Daily Slideshow: 7 Invaluable Uses for Wood in an Automotive Shop
Protector, amplifier, supporter—there's often no substitute for wood in a garage full of metal. We present just a few of the automotive applications for which wood is perfect—it's why God made trees.
1. Press Tool
A press is a big metal frame holding a hydraulic cylinder that presses against or through a metal table. Presses are so great because nothing does their job better. When you are pushing bearings or bushings or shafts into a component, beating them in with a hammer is a poor substitute for a press—even more so for getting them out. The thing is, you don't always want to squeeze a part like an aluminum casting against a hard piece of steel—that's where wood comes in. It's safer to place parts like water pumps, carburetor bodies, or what have you on a flat piece of wood rather than directly on the steel press table. You'll protect the down-facing surface—often a smooth mounting surface—and you'll be able to spot a resistance-related problem before you crack or mar an expensive casting. Wood also acts as a cushion to catch pressed bushings/bearings/shafts/etc. that come flying out, and to protect them from harm in cases where you might want to use them again.
2. Brake Piston Catcher
We don't know if any company has made a special tool for this use, but we doubt it because nothing is more perfect for catching brake pistons than a strip of wood. When rebuilding brake calipers it's necessary to remove the brake pistons and seals. There's no better way to do this (is there even another way to do this?) than blowing compressed air into the caliper from the brake line side. This not only causes the pistons to fly out at warp speed, which you don't want but brake fluid to spray everywhere, which you really don't want. Pop a piece of wood into the caliper, where the disc usually rides, and the pistons will jump free with a satisfying plunk.
3. Pry Bar/Pad
Many times, oh so many times, car parts need a little coaxing to come apart. Hammers and prybars are two classic parts-removal tools, and we'd argue that wood rounds out the top three. A hypothetical case: the technician before you put maybe a little too much silicone on your oil pan gasket, and now your pan doesn't want to come off. Your cast aluminum or stamped steel oil pan. You've tried a big plastic dead blow hammer and still, the pan won't budge. You have a nice long prybar—but where to pry against that won't dent or crack something? Stick a piece of wood between the pan and the prybar, and the prying force will be spread out enough not to damage anything but will still exert sufficiently against the pan to break it loose. Wood can also be used to make or change your fulcrum point as needed, amplifying leverage without risk of carnage. And, though it doesn't fit every situation, there's no prybar as time-tested as a long section of two-by-four.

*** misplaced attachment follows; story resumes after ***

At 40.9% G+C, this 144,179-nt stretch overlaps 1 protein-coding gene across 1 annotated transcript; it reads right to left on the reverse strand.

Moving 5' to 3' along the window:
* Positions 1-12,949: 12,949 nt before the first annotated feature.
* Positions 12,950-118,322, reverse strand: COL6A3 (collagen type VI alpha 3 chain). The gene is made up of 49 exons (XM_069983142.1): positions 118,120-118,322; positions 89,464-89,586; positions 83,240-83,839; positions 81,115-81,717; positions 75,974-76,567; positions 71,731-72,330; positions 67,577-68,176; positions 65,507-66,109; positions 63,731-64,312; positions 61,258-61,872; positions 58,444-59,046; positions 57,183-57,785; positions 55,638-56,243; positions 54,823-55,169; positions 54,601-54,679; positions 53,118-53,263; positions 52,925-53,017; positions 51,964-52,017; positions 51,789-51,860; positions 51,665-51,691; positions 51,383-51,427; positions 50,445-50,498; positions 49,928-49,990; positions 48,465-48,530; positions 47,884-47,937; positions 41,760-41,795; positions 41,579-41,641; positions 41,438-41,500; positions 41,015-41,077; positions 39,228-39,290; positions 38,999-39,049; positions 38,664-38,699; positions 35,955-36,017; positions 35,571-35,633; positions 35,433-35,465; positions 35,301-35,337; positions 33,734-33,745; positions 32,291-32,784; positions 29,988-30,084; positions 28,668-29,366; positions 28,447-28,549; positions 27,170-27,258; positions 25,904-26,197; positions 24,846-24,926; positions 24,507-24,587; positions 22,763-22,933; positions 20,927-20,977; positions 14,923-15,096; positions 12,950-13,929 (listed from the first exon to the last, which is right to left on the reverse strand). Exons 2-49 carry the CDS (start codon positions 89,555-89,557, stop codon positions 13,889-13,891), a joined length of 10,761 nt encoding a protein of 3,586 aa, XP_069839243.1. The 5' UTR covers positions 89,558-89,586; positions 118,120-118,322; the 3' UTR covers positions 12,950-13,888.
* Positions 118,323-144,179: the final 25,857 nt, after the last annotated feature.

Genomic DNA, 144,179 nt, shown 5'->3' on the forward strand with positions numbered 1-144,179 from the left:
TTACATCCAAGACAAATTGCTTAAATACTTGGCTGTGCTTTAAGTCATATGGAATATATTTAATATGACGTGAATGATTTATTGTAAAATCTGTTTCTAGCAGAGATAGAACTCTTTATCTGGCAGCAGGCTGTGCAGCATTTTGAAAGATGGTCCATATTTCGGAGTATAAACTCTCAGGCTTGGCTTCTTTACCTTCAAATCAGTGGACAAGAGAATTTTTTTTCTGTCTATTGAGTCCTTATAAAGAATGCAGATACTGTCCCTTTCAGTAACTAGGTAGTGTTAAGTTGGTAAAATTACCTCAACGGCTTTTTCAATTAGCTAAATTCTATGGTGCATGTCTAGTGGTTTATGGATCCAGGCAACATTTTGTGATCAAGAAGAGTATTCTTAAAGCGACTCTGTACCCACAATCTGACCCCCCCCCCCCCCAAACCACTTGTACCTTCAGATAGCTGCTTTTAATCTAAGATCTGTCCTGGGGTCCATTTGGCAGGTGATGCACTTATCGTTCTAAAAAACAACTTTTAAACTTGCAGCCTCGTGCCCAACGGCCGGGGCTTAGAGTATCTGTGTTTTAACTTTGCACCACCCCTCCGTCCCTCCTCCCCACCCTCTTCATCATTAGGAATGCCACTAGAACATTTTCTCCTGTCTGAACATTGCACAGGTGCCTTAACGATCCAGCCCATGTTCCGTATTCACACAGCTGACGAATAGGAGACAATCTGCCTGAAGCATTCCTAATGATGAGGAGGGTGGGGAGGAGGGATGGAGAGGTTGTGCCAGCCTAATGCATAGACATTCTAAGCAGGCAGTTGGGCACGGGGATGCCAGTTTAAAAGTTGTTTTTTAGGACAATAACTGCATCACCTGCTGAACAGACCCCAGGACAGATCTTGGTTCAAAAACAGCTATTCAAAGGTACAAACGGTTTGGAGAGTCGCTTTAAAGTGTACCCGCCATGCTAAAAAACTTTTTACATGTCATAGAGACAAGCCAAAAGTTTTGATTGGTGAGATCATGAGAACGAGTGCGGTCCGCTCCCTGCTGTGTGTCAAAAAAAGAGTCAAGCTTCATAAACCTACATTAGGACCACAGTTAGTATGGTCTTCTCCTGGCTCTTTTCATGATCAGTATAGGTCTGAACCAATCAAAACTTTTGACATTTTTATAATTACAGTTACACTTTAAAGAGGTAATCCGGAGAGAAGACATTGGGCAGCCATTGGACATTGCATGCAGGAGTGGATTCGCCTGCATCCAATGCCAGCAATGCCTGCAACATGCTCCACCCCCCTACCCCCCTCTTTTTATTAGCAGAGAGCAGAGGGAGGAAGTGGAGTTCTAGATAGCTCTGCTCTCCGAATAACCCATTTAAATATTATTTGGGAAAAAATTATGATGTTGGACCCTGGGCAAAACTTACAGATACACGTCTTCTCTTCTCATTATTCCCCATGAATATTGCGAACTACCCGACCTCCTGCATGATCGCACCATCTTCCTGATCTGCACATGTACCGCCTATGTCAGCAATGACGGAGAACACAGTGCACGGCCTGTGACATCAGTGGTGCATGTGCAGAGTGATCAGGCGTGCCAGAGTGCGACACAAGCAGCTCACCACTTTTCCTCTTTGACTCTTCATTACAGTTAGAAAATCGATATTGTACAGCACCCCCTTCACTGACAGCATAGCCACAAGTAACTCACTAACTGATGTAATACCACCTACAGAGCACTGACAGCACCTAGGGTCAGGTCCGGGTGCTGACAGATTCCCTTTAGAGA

4. Band Saw Aid
This one is simple, so simple that a lot of people (no, not us, nope, no sir) don't think of it until they've drawn blood. When you're cutting a piece of metal on a band saw, whether it be making a complicated fabricated bracket or just lopping off a piece of tubing, use a chunk of wood to push it through. Gloves are nice but they won't save your hands from sharp saw blades like a few inches of timber.
5. Gasket Cutting Surface
If you are lucky enough to own something new enough, common enough, and standard enough that you can order all the perfectly-fitting gaskets you need for it and have them show up at your door—congrats. You can skip this one. The rest of us, we need to alter or just downright make our own gaskets. Specialized mechanical gasket punches can knock out smaller holes, but larger holes require different methods. Gasket punches and sheets/rolls of gasket material are two parts of the equation. The third is wood. More specifically, hardwood boards or Masonite, since they are flat enough and stiff enough that they will not deform under the pressure of a gasket punch, yet will keep those punches relatively sharp. Think of wood as an automotive cutting board.
6. Battery Storage Aid
It's not a myth, it's true—storing car/truck batteries on a cement shop floor will cause them to discharge faster and decrease their life. At the risk of stating the obvious, placing a piece of wood between batteries and the ground will avoid this. Wood: the life-giver.
Speaking of obvious, we saved the most elementary for last. Though you can buy nice rubber pads to go on jacks, rubber wears out and isn't always the right size and shape needed. Wooden blocks have fulfilled this need since the first car was born. Keep a few sections of one-by-six, two-by-four, and four-by-four handy for saving the underside of your beautiful car/truck/transmission/differential/etc. from the mean ol' jaws of floor and transmission jacks. If your vehicle is Concours-bound, add a rag on top for extra peace of mind and you're good to go. Now go forth and cut down trees. Wood, it's the reusable, renewable, recyclable shop tool.